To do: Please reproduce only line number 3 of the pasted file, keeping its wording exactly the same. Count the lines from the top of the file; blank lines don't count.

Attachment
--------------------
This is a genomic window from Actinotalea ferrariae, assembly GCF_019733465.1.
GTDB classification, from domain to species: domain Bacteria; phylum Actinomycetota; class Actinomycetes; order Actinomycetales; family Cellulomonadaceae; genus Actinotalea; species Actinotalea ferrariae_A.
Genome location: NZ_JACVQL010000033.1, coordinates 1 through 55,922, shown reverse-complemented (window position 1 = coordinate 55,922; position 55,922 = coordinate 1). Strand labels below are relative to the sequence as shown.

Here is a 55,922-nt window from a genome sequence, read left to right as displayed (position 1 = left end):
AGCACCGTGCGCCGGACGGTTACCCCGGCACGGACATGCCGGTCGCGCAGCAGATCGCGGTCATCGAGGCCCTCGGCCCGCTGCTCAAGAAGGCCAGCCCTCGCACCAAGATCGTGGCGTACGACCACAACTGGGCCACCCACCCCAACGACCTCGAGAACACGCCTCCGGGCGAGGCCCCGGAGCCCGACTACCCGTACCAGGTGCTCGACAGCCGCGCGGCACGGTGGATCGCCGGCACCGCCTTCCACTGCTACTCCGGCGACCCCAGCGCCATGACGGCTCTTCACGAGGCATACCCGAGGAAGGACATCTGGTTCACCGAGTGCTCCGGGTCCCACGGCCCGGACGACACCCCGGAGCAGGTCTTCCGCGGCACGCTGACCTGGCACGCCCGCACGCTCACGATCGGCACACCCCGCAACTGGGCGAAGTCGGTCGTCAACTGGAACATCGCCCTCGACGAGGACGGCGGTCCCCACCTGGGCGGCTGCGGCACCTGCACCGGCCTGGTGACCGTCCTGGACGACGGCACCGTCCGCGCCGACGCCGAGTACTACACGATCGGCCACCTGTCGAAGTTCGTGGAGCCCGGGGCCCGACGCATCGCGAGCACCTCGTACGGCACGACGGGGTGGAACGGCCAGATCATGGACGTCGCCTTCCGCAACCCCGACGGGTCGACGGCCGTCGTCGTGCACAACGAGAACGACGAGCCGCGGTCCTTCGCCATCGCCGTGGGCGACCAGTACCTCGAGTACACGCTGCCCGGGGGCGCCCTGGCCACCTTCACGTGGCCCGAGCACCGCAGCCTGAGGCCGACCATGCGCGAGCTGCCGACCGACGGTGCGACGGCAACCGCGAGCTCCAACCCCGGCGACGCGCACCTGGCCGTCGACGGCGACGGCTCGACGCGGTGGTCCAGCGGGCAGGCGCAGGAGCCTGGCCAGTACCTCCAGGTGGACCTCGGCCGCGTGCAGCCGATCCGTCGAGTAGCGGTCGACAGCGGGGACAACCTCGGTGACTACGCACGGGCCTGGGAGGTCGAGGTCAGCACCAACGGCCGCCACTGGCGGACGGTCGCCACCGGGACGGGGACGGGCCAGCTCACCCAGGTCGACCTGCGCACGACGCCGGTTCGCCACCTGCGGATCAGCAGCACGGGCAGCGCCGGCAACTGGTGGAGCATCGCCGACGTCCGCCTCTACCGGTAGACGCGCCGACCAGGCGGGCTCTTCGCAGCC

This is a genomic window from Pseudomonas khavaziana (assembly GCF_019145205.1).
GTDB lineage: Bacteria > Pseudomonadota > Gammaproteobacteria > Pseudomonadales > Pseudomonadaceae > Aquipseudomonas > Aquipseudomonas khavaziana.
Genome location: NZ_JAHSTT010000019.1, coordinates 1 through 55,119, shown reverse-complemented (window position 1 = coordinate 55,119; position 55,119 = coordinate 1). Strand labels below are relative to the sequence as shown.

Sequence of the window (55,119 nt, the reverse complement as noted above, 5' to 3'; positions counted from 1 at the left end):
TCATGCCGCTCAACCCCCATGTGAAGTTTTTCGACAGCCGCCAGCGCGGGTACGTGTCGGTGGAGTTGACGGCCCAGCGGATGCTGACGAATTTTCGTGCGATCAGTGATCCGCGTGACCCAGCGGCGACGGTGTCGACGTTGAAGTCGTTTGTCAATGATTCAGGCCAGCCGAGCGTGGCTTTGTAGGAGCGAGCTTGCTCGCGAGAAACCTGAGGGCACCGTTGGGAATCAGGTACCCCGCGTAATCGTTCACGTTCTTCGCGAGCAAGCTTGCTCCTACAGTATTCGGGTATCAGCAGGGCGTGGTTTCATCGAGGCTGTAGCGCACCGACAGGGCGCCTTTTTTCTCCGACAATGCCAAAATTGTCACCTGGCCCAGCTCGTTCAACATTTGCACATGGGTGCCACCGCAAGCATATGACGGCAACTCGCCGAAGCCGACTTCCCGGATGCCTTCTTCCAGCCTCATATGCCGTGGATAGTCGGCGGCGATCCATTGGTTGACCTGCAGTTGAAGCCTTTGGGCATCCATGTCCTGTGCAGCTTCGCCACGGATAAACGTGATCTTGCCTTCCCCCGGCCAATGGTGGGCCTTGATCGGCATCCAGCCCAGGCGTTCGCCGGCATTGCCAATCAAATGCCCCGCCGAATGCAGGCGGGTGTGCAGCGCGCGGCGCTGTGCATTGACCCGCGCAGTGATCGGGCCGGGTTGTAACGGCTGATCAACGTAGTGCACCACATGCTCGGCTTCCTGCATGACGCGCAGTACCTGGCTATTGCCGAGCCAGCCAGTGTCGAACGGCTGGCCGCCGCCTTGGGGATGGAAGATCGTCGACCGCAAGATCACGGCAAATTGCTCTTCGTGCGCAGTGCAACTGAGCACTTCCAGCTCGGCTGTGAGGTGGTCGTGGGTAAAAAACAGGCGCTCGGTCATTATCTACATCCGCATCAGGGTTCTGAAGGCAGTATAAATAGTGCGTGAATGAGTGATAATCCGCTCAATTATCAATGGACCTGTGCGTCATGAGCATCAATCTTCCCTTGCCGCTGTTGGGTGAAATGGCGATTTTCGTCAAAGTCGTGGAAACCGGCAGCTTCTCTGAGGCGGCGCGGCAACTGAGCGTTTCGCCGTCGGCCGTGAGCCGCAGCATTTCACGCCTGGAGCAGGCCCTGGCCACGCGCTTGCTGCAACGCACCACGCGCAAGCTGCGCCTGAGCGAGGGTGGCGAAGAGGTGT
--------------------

Genome location: NZ_JACVQL010000033.1, coordinates 1 through 55,922, shown reverse-complemented (window position 1 = coordinate 55,922; position 55,922 = coordinate 1). Strand labels below are relative to the sequence as shown.